“My town hall meetings in our communities will be a forum for the people to express their concerns and needs. Your voice will be heard on the floor of the SC House of Representatives. I will not sit by idly and allow the larger metropolitan areas like Charleston, Columbia and Greenville to continue to have their needs met while ours are not. I believe every South Carolinian deserves to live in a community that is safe and has adequate access to health care, to include quality mental health care services and substance-abuse treatment,” she said.

Johnson continued, “Violent crime and drug abuse are destroying our youth. I will fight for additional law enforcement resources to combat these problems. Additionally, I intend to push for legislation that will mandate mandatory minimum sentencing for violent crime and the manufacturer and distribution of illegal substances.”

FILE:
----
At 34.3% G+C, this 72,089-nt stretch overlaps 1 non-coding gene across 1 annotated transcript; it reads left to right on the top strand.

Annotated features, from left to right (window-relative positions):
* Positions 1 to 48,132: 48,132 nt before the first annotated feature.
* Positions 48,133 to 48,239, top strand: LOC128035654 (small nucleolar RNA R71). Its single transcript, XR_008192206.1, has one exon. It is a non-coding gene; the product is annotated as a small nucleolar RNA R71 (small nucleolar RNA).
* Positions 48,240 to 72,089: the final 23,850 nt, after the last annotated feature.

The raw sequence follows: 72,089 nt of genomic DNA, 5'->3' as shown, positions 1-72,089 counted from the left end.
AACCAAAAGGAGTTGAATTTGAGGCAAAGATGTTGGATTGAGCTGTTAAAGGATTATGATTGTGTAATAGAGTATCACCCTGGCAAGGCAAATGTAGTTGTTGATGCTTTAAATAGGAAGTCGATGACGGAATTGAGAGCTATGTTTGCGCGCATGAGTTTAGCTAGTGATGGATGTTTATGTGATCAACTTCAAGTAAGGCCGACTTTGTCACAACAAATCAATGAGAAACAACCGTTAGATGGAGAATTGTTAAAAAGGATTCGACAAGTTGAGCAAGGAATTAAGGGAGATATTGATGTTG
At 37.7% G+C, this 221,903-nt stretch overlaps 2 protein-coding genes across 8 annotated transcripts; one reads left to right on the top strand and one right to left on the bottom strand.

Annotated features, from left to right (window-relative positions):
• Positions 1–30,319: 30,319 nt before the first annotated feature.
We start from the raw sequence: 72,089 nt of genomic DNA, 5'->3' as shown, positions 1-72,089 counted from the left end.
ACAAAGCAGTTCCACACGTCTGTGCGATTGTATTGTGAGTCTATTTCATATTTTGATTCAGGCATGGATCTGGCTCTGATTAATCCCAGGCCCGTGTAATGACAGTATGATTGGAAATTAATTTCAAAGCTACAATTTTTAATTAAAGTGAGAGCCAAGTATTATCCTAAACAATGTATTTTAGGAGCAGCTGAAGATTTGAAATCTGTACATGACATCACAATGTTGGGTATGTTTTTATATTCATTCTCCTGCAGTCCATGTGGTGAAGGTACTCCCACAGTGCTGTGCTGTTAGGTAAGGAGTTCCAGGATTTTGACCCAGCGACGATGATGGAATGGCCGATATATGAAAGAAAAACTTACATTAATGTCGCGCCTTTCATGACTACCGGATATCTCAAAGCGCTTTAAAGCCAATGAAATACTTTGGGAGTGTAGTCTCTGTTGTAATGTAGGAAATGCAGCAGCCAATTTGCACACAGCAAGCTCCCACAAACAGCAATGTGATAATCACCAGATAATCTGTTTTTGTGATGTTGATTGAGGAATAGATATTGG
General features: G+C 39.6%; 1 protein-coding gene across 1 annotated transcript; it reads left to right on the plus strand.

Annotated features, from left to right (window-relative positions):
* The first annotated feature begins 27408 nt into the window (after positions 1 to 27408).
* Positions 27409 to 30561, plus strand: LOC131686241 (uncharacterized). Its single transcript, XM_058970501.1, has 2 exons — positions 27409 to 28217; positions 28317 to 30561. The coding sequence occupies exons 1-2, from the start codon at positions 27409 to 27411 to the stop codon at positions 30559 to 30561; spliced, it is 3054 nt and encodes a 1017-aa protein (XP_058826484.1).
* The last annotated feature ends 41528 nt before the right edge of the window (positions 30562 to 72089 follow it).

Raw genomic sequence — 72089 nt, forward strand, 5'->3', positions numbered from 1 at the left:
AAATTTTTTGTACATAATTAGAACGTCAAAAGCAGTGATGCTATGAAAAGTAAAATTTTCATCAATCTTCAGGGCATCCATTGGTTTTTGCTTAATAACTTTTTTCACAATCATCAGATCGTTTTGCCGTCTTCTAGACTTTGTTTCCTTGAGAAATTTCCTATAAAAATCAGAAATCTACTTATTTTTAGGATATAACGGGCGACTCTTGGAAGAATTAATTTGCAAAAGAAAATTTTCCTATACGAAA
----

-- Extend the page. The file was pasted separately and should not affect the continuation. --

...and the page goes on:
Johnson grew up in Williston, where she currently lives with her husband and son.

“As a teenager, I worked in our family bakery in Barnwell. During my senior year of high school, I worked at the Barnwell County Sheriff’s Office as a data entry clerk, and I assisted with the training of the Explorers. While studying criminal justice at USC Salkehatchie, I continued my work at Barnwell County Sheriff’s Office,” she said.

She said her education in criminal justice and work at the Barnwell County Sheriff’s Office taught her “the moral and ethical values that are essential for public service.”

“After college, I relocated to Jacksonville, N.C., and became a nationally certified pharmacy technician. Upon completing my training, I worked at the New River Air Station Medical Clinic as a pharmacy technician. After my son was born, I moved back to Williston and worked for a local bank as a teller and later as a financial services representative. I have been fortunate to be a homemaker for the last several years,” Johnson said.

She is a member of Rosemary Baptist Church.

“I am also a proud member of the National Rifle Association and for many years have volunteered as a poll worker for our local elections,” Johnsons aid.